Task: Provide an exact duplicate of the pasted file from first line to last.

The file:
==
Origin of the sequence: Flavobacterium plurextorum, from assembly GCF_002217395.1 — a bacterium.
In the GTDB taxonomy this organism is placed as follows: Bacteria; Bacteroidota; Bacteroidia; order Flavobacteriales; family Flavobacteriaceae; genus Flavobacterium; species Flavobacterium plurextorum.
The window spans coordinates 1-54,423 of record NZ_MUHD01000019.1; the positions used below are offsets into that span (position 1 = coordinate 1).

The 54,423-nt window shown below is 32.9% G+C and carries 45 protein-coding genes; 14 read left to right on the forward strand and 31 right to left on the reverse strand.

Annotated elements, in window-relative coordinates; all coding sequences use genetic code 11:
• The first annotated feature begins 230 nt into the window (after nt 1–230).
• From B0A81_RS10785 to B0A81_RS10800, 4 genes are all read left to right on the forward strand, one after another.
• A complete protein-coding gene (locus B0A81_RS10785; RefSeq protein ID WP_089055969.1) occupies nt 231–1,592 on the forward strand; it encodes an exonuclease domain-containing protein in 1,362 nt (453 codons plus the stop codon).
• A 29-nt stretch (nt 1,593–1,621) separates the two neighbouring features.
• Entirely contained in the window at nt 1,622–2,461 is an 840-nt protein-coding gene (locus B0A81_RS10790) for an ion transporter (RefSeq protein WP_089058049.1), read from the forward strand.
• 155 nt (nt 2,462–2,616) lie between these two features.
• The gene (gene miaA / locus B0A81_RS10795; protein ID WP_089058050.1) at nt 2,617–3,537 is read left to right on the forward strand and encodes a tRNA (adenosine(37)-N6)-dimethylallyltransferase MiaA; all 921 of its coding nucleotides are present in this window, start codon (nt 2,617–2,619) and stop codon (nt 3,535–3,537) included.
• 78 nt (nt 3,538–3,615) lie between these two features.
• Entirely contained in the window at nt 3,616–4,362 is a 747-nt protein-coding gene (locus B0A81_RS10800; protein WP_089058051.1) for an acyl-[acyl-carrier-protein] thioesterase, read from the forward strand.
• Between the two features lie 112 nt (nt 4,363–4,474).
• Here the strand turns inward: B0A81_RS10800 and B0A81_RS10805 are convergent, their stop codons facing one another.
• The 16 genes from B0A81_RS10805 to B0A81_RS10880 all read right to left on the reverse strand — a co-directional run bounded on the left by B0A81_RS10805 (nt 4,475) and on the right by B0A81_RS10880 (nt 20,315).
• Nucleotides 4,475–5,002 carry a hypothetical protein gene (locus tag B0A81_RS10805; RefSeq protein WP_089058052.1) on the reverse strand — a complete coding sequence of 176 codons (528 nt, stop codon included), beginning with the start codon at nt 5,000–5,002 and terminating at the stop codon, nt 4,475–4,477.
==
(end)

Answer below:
Origin of the sequence: Flavobacterium plurextorum, from assembly GCF_002217395.1 — a bacterium.
In the GTDB taxonomy this organism is placed as follows: Bacteria; Bacteroidota; Bacteroidia; order Flavobacteriales; family Flavobacteriaceae; genus Flavobacterium; species Flavobacterium plurextorum.
The window spans coordinates 1-54,423 of record NZ_MUHD01000019.1; the positions used below are offsets into that span (position 1 = coordinate 1).

The 54,423-nt window shown below is 32.9% G+C and carries 45 protein-coding genes; 14 read left to right on the forward strand and 31 right to left on the reverse strand.

Annotated elements, in window-relative coordinates; all coding sequences use genetic code 11:
• The first annotated feature begins 230 nt into the window (after nt 1–230).
• From B0A81_RS10785 to B0A81_RS10800, 4 genes are all read left to right on the forward strand, one after another.
• A complete protein-coding gene (locus B0A81_RS10785; RefSeq protein ID WP_089055969.1) occupies nt 231–1,592 on the forward strand; it encodes an exonuclease domain-containing protein in 1,362 nt (453 codons plus the stop codon).
• A 29-nt stretch (nt 1,593–1,621) separates the two neighbouring features.
• Entirely contained in the window at nt 1,622–2,461 is an 840-nt protein-coding gene (locus B0A81_RS10790) for an ion transporter (RefSeq protein WP_089058049.1), read from the forward strand.
• 155 nt (nt 2,462–2,616) lie between these two features.
• The gene (gene miaA / locus B0A81_RS10795; protein ID WP_089058050.1) at nt 2,617–3,537 is read left to right on the forward strand and encodes a tRNA (adenosine(37)-N6)-dimethylallyltransferase MiaA; all 921 of its coding nucleotides are present in this window, start codon (nt 2,617–2,619) and stop codon (nt 3,535–3,537) included.
• 78 nt (nt 3,538–3,615) lie between these two features.
• Entirely contained in the window at nt 3,616–4,362 is a 747-nt protein-coding gene (locus B0A81_RS10800; protein WP_089058051.1) for an acyl-[acyl-carrier-protein] thioesterase, read from the forward strand.
• Between the two features lie 112 nt (nt 4,363–4,474).
• Here the strand turns inward: B0A81_RS10800 and B0A81_RS10805 are convergent, their stop codons facing one another.
• The 16 genes from B0A81_RS10805 to B0A81_RS10880 all read right to left on the reverse strand — a co-directional run bounded on the left by B0A81_RS10805 (nt 4,475) and on the right by B0A81_RS10880 (nt 20,315).
• Nucleotides 4,475–5,002 carry a hypothetical protein gene (locus tag B0A81_RS10805; RefSeq protein WP_089058052.1) on the reverse strand — a complete coding sequence of 176 codons (528 nt, stop codon included), beginning with the start codon at nt 5,000–5,002 and terminating at the stop codon, nt 4,475–4,477.